In­deed united through oceans


The se­cond edi­tion of the In­ter­na­tional Fleet Re­view (IFR), which con­cluded re­cently at Visakha­p­at­nam, had over 50 navies of the world par­tic­i­pat­ing, mak­ing the event truly spec­tac­u­lar and re­flect­ing the spirit of IFR – ‘United through Oceans’. Rear Ad­mi­ral Sushil Ram­say (Retd) gives us a ring­side view of the mam­moth event, a long-stand­ing tra­di­tion of the navies to show­case naval pre­pared­ness. In re­cent times, the IFR has come to stay as a con­gre­ga­tion of war­ships of friendly for­eign navies to demon­strate sol­i­dar­ity, mu­tual trust and co­op­er­a­tion. At Visakha­p­at­nam, be­sides 65 In­dian Naval war­ships and three In­dian Navy sub­marines, the In­dian Ocean came alive with 24 for­eign ships, two ships from the In­dian Coast Guard and three from Mer­can­tile Marine. The guests of hon­our in­cluded the Pres­i­dent of In­dia Pranab Mukher­jee and the Prime Min­is­ter Naren­dra Modi, among many oth­ers.

The Pres­i­dent aptly re­ferred to how IFR sig­ni­fied a com­mon de­sire to use the seas to pro­mote peace, co­op­er­a­tion and friend­ship, as also to de­velop part­ner­ships for a se­cure mar­itime fu­ture. The navies of the world have a unique role in pro­mot­ing good­will, nur­tur­ing peace and tran­quil­lity of the oceans.

The Prime Min­is­ter gave a nice twist to the event, fo­cus­ing on how it was al­ready re­flect­ing the ‘Made in In­dia’ as­pect with nearly 37 of the In­dian ships be­ing made here. He also re­ferred to his vi­sion of ‘Blue Econ­omy’ and that an es­sen­tial part of this pur­suit would be the de­vel­op­ment of In­dia’s coastal and is­land ter­ri­to­ries in a holis­tic man­ner.

In this is­sue, we have four opin­ion­ated ar­ti­cles by Lt Gen­eral P.C. Ka­toch (Retd), start­ing with the Tech­nol­ogy Vi­sion 2035 which has iden­ti­fied 12 sec­tors and tech­nolo­gies that need to be de­ployed. The Vi­sion talks about fu­ture tech­nolo­gies rang­ing from fly­ing cars, re­al­time trans­la­tion soft­ware, e-sens­ing to 100 per cent re­cy­clable ma­te­ri­als which can be used to solve day to day prob­lems. Prime Min­is­ter Modi re­leased the Vi­sion doc­u­ment at the 103rd In­dian Sci­ence Congress re­cently, promis­ing that the govern­ment would ‘make it eas­ier to do sci­ence and re­search’.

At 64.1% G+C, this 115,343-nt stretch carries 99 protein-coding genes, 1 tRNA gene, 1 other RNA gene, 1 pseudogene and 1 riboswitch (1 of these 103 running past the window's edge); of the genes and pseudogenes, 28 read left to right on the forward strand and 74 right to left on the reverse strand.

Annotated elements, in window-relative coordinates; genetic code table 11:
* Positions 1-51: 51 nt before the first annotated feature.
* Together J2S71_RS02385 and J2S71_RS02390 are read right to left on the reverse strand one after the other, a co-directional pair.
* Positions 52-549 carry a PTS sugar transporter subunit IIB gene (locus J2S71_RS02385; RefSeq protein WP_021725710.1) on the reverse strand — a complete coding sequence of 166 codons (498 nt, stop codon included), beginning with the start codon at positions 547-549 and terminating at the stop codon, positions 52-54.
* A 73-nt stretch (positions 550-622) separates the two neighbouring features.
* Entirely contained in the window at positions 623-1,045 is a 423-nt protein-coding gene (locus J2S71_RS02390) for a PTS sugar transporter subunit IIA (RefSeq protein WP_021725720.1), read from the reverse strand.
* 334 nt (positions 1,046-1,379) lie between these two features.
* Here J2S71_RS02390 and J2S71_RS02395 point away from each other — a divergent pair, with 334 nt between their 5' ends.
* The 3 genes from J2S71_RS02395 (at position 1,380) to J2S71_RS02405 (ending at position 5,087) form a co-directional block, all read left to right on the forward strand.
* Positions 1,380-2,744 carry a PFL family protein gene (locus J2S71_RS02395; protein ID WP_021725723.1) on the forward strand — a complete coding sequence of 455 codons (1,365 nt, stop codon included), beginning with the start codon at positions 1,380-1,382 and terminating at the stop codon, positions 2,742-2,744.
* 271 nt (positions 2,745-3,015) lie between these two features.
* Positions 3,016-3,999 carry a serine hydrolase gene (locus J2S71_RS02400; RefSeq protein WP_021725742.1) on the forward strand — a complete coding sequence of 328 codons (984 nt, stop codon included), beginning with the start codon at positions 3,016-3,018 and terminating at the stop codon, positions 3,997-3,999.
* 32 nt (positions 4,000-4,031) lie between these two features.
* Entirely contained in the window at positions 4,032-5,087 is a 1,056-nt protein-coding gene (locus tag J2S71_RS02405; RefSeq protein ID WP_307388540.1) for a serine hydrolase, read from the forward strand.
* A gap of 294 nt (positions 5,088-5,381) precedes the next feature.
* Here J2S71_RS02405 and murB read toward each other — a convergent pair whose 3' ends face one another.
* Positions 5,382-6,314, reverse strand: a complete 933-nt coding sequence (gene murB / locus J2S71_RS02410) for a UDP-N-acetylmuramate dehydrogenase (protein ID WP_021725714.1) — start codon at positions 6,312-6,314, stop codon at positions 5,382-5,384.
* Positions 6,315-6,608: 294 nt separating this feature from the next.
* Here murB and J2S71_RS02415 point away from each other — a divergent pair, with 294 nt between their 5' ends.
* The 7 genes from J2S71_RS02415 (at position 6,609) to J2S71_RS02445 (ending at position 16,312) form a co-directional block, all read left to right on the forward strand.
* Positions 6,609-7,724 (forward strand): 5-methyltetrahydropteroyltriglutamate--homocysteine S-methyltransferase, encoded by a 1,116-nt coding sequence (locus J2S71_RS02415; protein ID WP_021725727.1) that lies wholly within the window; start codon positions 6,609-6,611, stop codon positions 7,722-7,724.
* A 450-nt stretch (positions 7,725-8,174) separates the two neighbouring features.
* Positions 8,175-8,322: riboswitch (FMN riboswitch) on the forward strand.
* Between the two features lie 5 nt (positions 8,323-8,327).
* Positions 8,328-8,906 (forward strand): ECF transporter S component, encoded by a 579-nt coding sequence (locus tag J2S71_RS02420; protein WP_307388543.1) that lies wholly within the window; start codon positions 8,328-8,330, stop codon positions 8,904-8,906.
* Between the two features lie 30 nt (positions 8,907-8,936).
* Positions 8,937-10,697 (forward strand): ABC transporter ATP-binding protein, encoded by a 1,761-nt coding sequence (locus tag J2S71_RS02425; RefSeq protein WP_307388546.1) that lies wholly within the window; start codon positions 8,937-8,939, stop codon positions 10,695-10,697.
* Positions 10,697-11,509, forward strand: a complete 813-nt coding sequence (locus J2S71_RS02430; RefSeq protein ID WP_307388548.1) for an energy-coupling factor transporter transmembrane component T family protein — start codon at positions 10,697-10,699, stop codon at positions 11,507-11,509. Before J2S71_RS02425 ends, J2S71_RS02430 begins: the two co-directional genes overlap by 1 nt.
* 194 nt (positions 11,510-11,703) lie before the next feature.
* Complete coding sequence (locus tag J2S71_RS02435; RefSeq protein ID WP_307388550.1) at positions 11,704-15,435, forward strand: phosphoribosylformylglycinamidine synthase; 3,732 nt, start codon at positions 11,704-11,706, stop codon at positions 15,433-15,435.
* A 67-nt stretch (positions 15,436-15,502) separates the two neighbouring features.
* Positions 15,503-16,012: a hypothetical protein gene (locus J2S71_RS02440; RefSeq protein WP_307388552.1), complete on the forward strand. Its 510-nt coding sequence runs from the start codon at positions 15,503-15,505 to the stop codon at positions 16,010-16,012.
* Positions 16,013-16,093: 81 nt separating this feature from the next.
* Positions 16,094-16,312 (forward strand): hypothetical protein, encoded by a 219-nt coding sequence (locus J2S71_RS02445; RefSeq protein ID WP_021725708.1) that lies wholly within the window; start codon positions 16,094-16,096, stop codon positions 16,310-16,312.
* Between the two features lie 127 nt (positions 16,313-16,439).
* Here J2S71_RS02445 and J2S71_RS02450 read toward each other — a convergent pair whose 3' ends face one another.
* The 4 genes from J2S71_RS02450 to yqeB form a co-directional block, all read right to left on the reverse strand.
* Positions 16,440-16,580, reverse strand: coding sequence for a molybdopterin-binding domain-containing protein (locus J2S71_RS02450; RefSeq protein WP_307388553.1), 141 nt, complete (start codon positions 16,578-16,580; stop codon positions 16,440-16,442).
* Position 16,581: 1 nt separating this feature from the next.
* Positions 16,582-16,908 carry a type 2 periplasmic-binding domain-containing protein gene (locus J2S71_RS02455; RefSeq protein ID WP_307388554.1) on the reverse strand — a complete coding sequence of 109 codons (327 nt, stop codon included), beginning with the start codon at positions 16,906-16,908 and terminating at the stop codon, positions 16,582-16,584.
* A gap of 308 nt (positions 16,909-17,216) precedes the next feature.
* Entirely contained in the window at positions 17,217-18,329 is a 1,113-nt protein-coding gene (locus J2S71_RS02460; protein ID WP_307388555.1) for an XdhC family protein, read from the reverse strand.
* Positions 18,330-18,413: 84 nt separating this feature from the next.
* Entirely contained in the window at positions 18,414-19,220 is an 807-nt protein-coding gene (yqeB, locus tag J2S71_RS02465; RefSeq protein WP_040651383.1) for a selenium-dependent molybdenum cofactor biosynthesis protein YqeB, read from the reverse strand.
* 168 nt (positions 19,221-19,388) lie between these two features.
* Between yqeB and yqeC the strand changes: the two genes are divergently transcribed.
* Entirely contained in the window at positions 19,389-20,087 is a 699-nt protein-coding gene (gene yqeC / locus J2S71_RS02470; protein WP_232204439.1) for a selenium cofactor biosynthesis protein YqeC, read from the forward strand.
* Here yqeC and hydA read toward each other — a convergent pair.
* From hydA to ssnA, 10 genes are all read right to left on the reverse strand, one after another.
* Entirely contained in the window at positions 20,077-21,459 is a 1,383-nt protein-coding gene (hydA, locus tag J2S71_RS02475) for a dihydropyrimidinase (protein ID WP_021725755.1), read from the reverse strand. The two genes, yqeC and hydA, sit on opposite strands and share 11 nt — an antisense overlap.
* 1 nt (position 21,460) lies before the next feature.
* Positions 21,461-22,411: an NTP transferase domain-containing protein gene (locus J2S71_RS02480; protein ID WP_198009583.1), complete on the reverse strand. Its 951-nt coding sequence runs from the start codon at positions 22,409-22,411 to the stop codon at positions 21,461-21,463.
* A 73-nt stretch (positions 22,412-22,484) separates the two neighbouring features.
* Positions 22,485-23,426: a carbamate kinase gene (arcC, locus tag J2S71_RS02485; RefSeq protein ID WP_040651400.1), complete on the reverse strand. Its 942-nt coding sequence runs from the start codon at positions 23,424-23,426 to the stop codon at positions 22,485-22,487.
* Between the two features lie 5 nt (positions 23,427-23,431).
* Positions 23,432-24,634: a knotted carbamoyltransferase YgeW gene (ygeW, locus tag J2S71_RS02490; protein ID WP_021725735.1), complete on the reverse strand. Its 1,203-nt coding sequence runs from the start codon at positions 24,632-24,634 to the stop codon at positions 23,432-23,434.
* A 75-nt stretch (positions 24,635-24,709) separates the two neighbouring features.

In his view­point on spec­trum, Gen­eral Ka­toch opines that the coun­try may not have a na­tional se­cu­rity strat­egy, but the mil­i­tary has its own doc­trine. Seek­ing a re­view of its de­ci­sion of tak­ing away 150 MHz spec­trum from de­fence, he avers that it may have a neg­a­tive im­pact on the com­bat ca­pac­ity of the mil­i­tary.

In an­other view­point, he talks about how the Army’s Tac­ti­cal Com­mand Con­trol and In­for­ma­tion (Tac C3I) Sys­tem is go­ing at an ex­cru­ci­at­ingly slow pace and that our map­ping is 30 years be­hind, urg­ing the forces that be to fac­tor in in­for­ma­tion as a strate­gic as­set.

Talk­ing about trends in un­manned tech­nolo­gies, he points out to Ehang 184, a Chi­nese au­ton­o­mous aerial ve­hi­cle which does not re­quire the pas­sen­ger to have any pi­lot train­ing. The high level of flight au­to­ma­tion and re­dun­dant sys­tems can be mil­i­tarised and scaled to other sys­tems. How­ever, this Chi­nese ca­pa­bil­ity which in­vari­ably will get passed on to pro­tégé Pak­istan has its own im­pact on In­dia, he sur­mises. Worse, ter­ror­ist out­fits will have an­other plat­form to ex­ploit.

All this and more in this edi­tion of SP’s M.A.I. We look for­ward to your feed­back as to con­tin­u­ously im­prove our con­tent. Happy read­ing!

Jayant Baran­wal

Pub­lisher & Editor-in-Chief

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